Medical centers reporting increase of Vitamin K deficiency

By: Matt McGovern Email
By: Matt McGovern Email
Some parents are refusing Vitamin K injections for their infants. Doctors aren

By the time Baby Pete arrived, his mother Lisa Dvorak knew what she was doing - she already has four-year-old Shelby and two-year-old Tilly.

(NBC) - Medical centers across the country are reporting an increase of Vitamin K deficiency.

It's serious - in some cases deadly - and completely avoidable.

Some parents are refusing Vitamin K injections for their infants.

Doctors aren't sure why parents are skipping it, but they say it's a growing concern.

By the time Baby Pete arrived, his mother Lisa Dvorak knew what she was doing - she already has four-year-old Shelby and two-year-old Tilly.

She knew to ask a lot of questions and get as much information as possible.

That's why she read up on Vitamin K, a standard shot that's given to newborns.

"Once I read about the repercussions of not having it, i thought 'Yeah, I have to have the Vitamin K shot, of course,'" said Dvorak.

Doctors have been administering the shot since 1961. They say infants risk internal bleeding if they don't get it.

"Some babies, after birth, just happen not to get colonized with the right bacteria," said Pediatrician Barnaby Starr. "This can cause them to bleed when the cord falls off, or cause stroke when they cry at the age of four to six weeks."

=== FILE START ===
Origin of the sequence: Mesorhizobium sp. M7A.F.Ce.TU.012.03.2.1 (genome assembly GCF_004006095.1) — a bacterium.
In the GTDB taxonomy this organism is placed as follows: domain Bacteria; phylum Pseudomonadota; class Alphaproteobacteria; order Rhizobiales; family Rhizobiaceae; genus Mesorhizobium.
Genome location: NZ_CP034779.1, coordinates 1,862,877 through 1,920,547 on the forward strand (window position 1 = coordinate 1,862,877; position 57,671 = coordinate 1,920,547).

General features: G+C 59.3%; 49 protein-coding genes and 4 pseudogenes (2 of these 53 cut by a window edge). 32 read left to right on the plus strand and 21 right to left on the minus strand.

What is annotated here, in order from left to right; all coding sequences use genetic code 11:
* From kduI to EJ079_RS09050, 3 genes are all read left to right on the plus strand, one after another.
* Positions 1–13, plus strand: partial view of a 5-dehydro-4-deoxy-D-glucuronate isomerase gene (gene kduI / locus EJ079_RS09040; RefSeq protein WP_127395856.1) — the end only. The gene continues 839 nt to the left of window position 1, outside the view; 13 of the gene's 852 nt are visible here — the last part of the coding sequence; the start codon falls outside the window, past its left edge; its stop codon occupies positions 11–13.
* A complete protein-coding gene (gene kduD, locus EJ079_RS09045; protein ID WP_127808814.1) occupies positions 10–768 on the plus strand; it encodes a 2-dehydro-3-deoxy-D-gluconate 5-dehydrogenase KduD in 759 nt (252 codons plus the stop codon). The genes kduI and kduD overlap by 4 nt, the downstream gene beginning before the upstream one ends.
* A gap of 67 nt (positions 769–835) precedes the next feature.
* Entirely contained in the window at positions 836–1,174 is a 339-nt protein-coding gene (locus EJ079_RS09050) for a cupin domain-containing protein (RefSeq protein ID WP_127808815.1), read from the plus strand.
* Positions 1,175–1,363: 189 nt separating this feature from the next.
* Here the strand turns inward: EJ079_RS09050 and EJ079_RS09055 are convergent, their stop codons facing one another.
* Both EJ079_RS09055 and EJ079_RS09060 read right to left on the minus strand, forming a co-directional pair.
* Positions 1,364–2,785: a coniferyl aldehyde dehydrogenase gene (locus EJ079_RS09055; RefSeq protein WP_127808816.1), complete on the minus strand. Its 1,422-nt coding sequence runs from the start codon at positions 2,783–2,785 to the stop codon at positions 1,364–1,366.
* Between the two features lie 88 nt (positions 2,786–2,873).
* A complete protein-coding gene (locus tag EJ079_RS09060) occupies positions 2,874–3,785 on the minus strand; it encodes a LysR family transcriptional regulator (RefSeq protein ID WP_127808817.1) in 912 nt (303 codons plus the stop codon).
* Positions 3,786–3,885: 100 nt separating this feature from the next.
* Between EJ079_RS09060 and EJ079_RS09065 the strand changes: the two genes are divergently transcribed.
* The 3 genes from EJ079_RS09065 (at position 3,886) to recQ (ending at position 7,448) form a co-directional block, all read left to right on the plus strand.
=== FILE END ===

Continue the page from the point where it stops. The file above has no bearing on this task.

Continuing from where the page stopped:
Starr can't understand why all of a sudden parents are refusing the injection.

It could be vaccination, fears, or rumors - but he says it's not science and it's not safe.

Many doctors will tell you part of the problem is too many parents are relying on the internet and not on their pediatrician. There's so much information out there and you don't know where it's coming from.

Dvorak admits to being sucked into everything that's at her finger tips.

"I came across this - a blog that said don't get the Vitamin K shot, and I was reading all these horrible things about the Vitamin K shot, and then I went to another website that was a medical website and none of it was true, and I thought 'This is so irresponsible,' came across another one that," said Dvorak.

She talked to a pediatrician, asked questions, and that's exactly what they say you should do.

Many parents are confused and think that the shot is a vaccine.

Vitamin K is needed for the blood to clot and low levels of it can cause rare but serious bleeding problems.

Doctors say most Vitamin K shots given to newborns are preservative-free and the only side effect is the pain of the injection.


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